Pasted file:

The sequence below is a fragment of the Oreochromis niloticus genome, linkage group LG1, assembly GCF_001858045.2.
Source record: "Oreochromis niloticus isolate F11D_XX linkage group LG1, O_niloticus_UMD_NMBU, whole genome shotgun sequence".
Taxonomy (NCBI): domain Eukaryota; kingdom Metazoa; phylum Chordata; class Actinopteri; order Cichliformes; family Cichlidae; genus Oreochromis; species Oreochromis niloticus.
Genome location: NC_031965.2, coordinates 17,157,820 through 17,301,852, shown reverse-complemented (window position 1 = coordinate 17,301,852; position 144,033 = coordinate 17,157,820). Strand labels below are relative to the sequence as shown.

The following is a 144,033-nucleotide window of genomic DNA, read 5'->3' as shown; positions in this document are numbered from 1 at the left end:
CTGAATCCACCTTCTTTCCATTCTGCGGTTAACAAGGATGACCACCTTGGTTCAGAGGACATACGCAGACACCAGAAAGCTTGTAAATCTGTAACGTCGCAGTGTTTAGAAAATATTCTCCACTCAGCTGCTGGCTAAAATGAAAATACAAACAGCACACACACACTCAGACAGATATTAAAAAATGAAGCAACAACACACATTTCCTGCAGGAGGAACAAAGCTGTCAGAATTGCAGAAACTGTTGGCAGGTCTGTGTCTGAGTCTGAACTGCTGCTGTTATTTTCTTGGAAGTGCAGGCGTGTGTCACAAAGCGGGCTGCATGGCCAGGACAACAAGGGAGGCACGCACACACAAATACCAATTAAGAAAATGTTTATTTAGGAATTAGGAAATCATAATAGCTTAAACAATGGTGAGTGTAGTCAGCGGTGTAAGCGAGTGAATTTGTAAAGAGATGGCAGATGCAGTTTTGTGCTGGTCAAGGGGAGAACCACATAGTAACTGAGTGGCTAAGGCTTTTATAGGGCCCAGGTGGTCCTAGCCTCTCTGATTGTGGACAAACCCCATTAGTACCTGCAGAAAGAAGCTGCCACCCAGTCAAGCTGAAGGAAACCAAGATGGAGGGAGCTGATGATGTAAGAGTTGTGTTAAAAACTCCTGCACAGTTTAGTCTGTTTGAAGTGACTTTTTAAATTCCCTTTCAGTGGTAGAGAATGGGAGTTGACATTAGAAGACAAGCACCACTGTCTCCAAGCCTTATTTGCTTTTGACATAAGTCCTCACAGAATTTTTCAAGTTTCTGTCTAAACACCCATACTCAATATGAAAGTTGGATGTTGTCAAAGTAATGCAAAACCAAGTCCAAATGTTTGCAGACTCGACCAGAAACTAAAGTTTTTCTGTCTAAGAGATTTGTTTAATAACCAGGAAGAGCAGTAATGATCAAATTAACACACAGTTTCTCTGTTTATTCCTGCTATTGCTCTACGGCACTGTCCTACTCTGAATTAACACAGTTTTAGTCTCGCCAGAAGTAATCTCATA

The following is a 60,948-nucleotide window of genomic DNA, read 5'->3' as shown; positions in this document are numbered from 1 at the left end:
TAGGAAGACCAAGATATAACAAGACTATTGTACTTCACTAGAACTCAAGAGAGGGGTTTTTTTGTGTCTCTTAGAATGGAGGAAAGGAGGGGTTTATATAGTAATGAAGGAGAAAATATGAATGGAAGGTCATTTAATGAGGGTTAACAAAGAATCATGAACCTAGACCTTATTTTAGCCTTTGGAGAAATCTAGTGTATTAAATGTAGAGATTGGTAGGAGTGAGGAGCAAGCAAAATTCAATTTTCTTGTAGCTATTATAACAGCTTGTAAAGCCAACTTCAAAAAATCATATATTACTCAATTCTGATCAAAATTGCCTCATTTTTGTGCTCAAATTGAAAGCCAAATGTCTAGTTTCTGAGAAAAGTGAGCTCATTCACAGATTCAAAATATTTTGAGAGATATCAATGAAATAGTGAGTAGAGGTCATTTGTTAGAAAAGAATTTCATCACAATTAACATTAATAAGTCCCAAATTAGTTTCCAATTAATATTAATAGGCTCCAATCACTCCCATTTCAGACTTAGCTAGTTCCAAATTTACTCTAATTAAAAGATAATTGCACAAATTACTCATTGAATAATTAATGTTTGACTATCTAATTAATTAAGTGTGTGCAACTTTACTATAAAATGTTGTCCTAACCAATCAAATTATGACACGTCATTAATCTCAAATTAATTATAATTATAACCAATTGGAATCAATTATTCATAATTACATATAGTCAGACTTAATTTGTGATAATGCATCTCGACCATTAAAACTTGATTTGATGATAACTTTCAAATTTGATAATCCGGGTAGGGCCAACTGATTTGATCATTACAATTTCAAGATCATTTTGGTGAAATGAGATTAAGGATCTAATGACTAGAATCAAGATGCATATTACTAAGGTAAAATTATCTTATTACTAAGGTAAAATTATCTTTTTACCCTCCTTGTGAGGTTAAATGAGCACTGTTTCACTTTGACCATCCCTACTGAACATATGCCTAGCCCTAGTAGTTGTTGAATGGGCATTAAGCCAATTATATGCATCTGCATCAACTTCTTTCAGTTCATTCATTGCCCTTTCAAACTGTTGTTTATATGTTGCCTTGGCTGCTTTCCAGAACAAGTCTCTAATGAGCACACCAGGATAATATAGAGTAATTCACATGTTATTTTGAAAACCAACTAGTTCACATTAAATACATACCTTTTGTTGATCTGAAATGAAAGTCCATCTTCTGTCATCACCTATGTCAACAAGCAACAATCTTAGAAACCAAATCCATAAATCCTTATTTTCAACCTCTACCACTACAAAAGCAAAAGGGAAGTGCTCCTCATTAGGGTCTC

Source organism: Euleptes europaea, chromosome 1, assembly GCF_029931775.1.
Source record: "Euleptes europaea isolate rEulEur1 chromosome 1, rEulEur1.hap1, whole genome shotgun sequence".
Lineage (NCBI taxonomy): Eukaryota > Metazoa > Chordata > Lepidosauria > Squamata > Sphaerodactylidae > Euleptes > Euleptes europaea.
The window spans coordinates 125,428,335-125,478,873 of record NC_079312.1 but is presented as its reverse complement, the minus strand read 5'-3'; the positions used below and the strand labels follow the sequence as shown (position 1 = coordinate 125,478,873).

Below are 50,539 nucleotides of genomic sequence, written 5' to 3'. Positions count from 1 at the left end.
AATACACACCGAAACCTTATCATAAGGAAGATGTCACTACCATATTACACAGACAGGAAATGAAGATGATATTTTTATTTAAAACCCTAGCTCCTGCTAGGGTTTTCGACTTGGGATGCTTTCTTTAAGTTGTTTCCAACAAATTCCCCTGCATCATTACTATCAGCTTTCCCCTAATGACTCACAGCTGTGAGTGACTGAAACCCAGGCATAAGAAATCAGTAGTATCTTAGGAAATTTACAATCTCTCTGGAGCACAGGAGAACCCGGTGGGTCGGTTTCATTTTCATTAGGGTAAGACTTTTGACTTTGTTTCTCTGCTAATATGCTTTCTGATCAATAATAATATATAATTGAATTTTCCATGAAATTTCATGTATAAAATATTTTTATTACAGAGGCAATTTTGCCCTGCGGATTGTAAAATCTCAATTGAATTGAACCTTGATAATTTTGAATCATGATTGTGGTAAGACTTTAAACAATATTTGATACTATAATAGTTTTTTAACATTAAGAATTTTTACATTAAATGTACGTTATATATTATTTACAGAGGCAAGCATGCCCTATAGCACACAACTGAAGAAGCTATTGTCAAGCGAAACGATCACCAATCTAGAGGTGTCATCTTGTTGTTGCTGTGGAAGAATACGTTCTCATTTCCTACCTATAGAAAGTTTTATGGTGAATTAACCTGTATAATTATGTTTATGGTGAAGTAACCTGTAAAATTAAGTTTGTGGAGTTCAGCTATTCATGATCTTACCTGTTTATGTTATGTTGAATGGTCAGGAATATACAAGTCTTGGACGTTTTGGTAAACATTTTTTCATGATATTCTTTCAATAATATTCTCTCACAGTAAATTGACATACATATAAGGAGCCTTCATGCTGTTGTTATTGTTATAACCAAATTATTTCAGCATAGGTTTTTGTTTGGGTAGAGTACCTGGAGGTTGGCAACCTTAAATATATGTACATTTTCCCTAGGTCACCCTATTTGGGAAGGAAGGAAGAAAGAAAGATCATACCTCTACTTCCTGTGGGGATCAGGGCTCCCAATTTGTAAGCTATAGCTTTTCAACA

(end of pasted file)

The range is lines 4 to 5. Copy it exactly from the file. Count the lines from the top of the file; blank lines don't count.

Genome location: NC_031965.2, coordinates 17,157,820 through 17,301,852, shown reverse-complemented (window position 1 = coordinate 17,301,852; position 144,033 = coordinate 17,157,820). Strand labels below are relative to the sequence as shown.

The following is a 144,033-nucleotide window of genomic DNA, read 5'->3' as shown; positions in this document are numbered from 1 at the left end: